Browse By Museum
Browse By Major Acquisition
- Solomon R. Guggenheim Founding Collection
- Karl Nierendorf Estate
- Katherine S. Dreier Bequest
- Thannhauser Collection
- The Hilla Rebay Collection
- Peggy Guggenheim Collection
- The Panza Collection
- The Robert Mapplethorpe Foundation Gift
- Deutsche Guggenheim Commissions
- The Bohen Foundation Gift
- Guggenheim UBS MAP Purchase Fund
Put over 1,200 Artworks
in Your Pocket
Download the free Guggenheim app to explore our collection, including works by Cezanne, Van Gogh, Kandinsky, and more.
Send a personalized greeting today!
Visit the Online Store to purchase exhibition catalogues, e-books, and more.
b. 1883, Cortona, Italy; d. 1966, Paris
Gino Severini was born April 7, 1883, in Cortona, Italy. He studied at the Scuola Tecnica in Cortona before moving to Rome in 1899. There he attended art classes at the Villa Medici and by 1901 met Umberto Boccioni, who had also recently arrived in Rome and later would be one of the theoreticians of Futurism. Together, Severini and Boccioni visited the studio of Giacomo Balla, where they were introduced to painting with “divided” rather than mixed color. After settling in Paris in November 1906, Severini studied Impressionist painting and met the Neo-Impressionist Paul Signac.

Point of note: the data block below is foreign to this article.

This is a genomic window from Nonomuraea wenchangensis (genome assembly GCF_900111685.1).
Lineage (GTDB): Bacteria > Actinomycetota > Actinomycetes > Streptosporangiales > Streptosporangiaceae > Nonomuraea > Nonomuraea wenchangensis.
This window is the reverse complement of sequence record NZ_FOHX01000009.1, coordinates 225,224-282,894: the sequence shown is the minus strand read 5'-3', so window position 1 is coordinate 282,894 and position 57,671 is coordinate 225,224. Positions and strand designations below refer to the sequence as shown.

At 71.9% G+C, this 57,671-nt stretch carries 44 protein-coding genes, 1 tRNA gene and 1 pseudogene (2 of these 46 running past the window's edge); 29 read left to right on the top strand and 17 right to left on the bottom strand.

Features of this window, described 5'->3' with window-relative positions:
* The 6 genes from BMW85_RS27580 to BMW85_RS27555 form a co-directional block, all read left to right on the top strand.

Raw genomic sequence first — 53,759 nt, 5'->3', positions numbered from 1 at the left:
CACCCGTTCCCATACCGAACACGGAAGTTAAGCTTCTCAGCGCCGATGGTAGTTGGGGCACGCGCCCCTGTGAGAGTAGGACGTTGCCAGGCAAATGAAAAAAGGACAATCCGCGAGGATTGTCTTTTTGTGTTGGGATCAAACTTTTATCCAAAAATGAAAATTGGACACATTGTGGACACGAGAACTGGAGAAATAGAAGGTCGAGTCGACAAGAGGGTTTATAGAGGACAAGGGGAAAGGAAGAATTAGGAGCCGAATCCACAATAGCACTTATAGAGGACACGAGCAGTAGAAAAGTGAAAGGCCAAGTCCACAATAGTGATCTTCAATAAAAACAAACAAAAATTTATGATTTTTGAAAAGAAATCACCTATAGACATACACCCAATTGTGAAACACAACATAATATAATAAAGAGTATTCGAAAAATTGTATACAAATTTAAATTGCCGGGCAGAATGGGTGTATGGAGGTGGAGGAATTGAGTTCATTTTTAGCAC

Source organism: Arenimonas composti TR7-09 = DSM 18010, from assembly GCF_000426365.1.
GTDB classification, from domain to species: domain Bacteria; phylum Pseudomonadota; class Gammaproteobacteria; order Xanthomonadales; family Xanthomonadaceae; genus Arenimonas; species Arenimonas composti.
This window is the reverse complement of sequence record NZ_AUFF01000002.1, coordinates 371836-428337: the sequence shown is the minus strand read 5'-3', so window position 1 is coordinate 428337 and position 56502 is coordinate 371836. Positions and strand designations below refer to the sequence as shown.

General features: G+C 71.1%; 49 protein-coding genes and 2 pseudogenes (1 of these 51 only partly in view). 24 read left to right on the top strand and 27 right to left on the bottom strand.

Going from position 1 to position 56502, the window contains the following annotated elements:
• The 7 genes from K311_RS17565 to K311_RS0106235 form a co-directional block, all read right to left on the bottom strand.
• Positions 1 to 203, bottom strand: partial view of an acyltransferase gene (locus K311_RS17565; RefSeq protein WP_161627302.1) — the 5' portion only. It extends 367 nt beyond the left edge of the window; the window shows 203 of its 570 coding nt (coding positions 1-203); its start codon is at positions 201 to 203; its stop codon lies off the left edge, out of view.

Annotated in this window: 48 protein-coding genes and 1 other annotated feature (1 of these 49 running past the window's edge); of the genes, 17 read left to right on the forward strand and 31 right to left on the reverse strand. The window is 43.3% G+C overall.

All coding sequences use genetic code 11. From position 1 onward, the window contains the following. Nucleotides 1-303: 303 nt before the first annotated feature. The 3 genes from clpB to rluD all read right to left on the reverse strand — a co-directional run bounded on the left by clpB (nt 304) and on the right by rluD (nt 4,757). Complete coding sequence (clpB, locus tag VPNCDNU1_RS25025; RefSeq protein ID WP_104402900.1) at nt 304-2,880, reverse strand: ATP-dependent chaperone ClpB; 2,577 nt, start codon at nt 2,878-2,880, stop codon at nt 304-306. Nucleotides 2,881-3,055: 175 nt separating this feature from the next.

Severini soon came to know most of the Parisian avant-garde, including Georges Braque, Juan Gris, Amedeo Modigliani, and Pablo Picasso; Lugné-Poë and his theatrical circle; the poets Guillaume Apollinaire, Paul Fort, and Max Jacob; and author Jules Romains. After joining the Futurist movement at the invitation of Filippo Tommaso Marinetti and Boccioni, Severini signed the Manifesto tecnico della pittura futurista of April 1910, along with Balla, Boccioni, Carlo Carrà, and Luigi Russolo. However, Severini was less attracted to the subject of the machine than his fellow Futurists and frequently chose the form of the dancer to express Futurist theories of dynamism in art.
Severini helped organize the first Futurist exhibition at Galerie Bernheim-Jeune, Paris, in February 1912, and participated in subsequent Futurist shows in Europe and the United States. In 1913, he had solo exhibitions at the Marlborough Gallery, London, and Der Sturm, Berlin. During the Futurist period, Severini acted as an important link between artists in France and Italy. After his last truly Futurist works—a series of paintings on war themes—Severini painted in a Synthetic Cubist mode, and by 1920 he was applying theories of classical balance based on the Golden Section to figurative subjects from the traditional commedia dell’arte. He divided his time between Paris and Rome after 1920. He explored fresco and mosaic techniques and executed murals in various mediums in Switzerland, France, and Italy during the 1920s. In the 1950s, he returned to the subjects of his Futurist years: dancers, light, and movement. Throughout his career, Severini published important theoretical essays and books on art. Severini died February 26, 1966, in Paris.